Skip to main content
Report this ad

See also:

Rosie O'Donnell follows low-carb sugar-free diet after 50-lb weight loss surgery

Rosie O'Donnell struggles with sugar-free diet after 50-lb weight loss surgery
Kim, Loccisano/Getty Images

Rosie O'Donnell feels great after losing 50 pounds following her August 2013 bariatric weight-loss surgery and now follows a sugar-free diet.

"I read in a magazine article that sugar is eight times more addictive than heroin," Rosie told People. "I walk past one of those kiosks selling newspapers and I'm like, 'There's the Swedish Fish.' Almost like how alcoholics can't go into a bar. They want to grab the bottle, I want to do that with the Swedish Fish."

Still, O'Donnell, who was pre-diabetic before undergoing gastric-sleeve surgery, remains committed to her sugar-free diet because it dramatically improve her health.

"Sugar is eight times more addictive than cocaine,” said Dr. Mark Hyman. Dr. Hyman, who helped former president Bill Clinton lose over 30 pounds on a sugar-free diet, said eating sugar fuels an even stronger craving for more sugar, wreaking havoc on your metabolism, hormones, skin and organs.

More leading medical experts now agree that sugar is more dangerous than dietary fat because it causes insulin spikes and promotes inflammation, which is what causes weight gain, diabetes, cancer, and aging (including wrinkles).

Dr. Hyman, author of the 10-Day Detox Diet and the Blood Sugar Solution, said you can torch belly fat and lose 10 pounds in 10 days on a sugar-free diet.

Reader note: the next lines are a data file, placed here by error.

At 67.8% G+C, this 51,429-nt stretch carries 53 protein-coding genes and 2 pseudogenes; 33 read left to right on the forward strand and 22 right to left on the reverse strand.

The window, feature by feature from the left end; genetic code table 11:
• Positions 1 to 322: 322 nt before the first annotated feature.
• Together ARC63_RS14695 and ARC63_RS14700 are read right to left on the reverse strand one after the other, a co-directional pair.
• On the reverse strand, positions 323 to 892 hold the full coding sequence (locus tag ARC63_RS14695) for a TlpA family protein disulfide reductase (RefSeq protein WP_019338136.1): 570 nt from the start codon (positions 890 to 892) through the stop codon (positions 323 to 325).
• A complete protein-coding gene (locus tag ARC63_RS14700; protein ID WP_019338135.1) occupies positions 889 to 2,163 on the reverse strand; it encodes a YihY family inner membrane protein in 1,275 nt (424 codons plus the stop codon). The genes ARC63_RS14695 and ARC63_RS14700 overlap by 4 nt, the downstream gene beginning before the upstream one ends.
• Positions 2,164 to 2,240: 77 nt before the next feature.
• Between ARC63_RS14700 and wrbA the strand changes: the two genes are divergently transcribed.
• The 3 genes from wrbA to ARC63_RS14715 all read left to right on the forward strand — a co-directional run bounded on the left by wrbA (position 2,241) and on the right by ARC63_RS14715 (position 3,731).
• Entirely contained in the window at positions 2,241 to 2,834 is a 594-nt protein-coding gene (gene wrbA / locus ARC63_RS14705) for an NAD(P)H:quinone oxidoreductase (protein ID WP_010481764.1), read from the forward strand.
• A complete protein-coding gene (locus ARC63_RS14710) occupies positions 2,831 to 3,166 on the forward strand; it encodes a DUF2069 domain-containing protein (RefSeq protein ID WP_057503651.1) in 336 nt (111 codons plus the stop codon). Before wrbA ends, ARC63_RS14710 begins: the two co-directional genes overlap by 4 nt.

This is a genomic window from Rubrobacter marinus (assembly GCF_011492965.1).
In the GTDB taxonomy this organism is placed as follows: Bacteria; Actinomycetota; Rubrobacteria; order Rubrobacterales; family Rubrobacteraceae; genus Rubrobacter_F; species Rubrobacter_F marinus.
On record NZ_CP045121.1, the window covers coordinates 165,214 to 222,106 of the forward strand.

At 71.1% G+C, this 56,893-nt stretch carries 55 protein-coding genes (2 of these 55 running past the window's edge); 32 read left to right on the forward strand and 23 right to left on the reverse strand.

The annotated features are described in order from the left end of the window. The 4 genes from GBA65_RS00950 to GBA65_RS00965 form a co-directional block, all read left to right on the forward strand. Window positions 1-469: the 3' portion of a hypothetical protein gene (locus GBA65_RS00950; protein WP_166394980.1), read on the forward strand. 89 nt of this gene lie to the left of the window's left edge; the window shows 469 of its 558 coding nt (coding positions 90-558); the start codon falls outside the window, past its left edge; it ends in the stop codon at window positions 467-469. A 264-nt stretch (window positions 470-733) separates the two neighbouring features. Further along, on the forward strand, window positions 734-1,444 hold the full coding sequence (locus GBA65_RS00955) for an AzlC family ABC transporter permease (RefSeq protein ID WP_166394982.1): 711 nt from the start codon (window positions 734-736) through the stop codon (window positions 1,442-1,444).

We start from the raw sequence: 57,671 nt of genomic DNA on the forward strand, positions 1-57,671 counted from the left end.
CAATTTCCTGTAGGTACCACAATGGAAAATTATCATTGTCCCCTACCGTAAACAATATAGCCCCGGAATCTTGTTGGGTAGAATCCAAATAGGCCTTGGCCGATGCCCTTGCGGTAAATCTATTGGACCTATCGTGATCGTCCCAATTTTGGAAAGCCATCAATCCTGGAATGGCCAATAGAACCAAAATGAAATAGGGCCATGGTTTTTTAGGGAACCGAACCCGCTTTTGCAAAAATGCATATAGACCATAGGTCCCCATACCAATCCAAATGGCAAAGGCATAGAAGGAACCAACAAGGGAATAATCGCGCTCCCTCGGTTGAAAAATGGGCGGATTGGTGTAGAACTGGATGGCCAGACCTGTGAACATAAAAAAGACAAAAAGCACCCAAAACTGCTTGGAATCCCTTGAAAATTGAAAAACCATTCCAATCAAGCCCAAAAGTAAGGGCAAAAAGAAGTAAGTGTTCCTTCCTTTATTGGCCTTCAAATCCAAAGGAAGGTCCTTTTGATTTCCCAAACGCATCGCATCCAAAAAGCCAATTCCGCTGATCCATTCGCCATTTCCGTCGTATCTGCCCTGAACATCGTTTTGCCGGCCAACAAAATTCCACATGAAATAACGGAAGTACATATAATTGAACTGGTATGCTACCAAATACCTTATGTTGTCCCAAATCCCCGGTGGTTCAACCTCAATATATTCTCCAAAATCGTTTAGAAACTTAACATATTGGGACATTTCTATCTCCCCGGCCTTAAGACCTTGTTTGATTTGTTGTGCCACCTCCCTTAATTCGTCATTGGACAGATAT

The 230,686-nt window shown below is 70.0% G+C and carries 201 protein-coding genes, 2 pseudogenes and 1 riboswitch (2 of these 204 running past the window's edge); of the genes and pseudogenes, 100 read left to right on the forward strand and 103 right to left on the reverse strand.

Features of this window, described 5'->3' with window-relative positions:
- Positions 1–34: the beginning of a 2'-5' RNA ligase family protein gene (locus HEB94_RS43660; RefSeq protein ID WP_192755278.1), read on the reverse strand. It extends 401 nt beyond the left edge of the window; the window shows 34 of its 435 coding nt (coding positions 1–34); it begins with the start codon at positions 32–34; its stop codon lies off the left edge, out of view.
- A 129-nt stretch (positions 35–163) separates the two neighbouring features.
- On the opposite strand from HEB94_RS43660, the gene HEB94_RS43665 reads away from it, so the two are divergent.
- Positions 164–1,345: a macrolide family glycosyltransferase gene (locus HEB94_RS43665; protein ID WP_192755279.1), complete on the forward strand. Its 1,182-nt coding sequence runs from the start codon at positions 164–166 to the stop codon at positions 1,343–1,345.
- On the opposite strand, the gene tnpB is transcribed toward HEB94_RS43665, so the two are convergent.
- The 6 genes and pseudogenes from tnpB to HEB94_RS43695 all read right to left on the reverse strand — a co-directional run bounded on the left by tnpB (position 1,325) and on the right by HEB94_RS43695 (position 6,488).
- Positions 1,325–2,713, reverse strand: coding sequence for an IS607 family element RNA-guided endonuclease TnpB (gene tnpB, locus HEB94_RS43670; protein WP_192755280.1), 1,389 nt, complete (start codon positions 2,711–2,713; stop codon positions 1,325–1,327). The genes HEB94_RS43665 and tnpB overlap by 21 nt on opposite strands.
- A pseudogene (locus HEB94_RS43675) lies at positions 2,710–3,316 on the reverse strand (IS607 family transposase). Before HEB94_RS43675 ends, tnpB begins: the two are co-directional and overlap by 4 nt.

Rosie Was Pre-Diabetic and Almost Died of Heart Attack

O'Donnell embraces her healthy new lifestyle after nearly dying of a heart attack in 2012. The comedian said she exercises daily, eats small portions and keeps stress to a minimum.

Before her weight-loss surgery, Rosie was pre-diabetic, had high cholesterol and high blood pressure. In gastric-sleeve surgery, about 80% of the stomach is removed to create a small sleeve-shaped stomach, about the size of a banana. As a result, you get full after three or four bites of food and can no longer eat huge portions.

O'Donnell, 52, said she resorted to weight-loss surgery after being unable to lose weight on her own through diet and exercise. Rosie hopes her bariatric surgery will inspire other obese people to lose weight, overhaul their diets and exercise. She also wants women to be aware of heart-attack symptoms and be vigilant about their health.

O'Donnell joins a growing list of celebrities getting bariatric surgery. Comedian Lisa Lampanelli got the gastric-sleeve procedure in April 2012 and lost 106 pounds in less than a year. Similarly, celebrity chef Graham Elliot has lost more than 150 pounds since getting gastric sleeve in July 2013. And "Today Show" star Al Roker lost 150 pounds after getting gastric bypass.

Rosie said bariatric surgery isn't the end-all, be-all solution for weight loss, underscoring that you still have to work at eating well and staying active every day to stay slim and healthy.

“It’s a tool, it’s not an answer," she said. "You can’t just get surgery and go ‘I’m done’ and keep eating the way you did. You have to change the way you eat, you have to exercise.”

Bariatric surgery has skyrocketed in popularity, as more medical experts embrace the procedure for producing dramatic weight loss and for reversing diabetes and heart disease. There are many emotional disruptions that accompany weight-loss surgery's stunning physical changes, according to Weight Loss Surgery For Dummies, which just proves that losing weight is as much of an emotional transformation as a physical one.

Meanwhile, bariatric surgeons said they are still troubled by the negative stigma surrounding weight-loss surgery, insisting it's not the "easy way" out by any means. "People lose sight of the fact that the patients aren't just obese, they're sick," said bariatric surgeon Dr. Alan Wittgrove. "It's not as easy as just losing weight."

Update: Rosie O'Donnell lost 55 pounds after weight loss surgery

Report this ad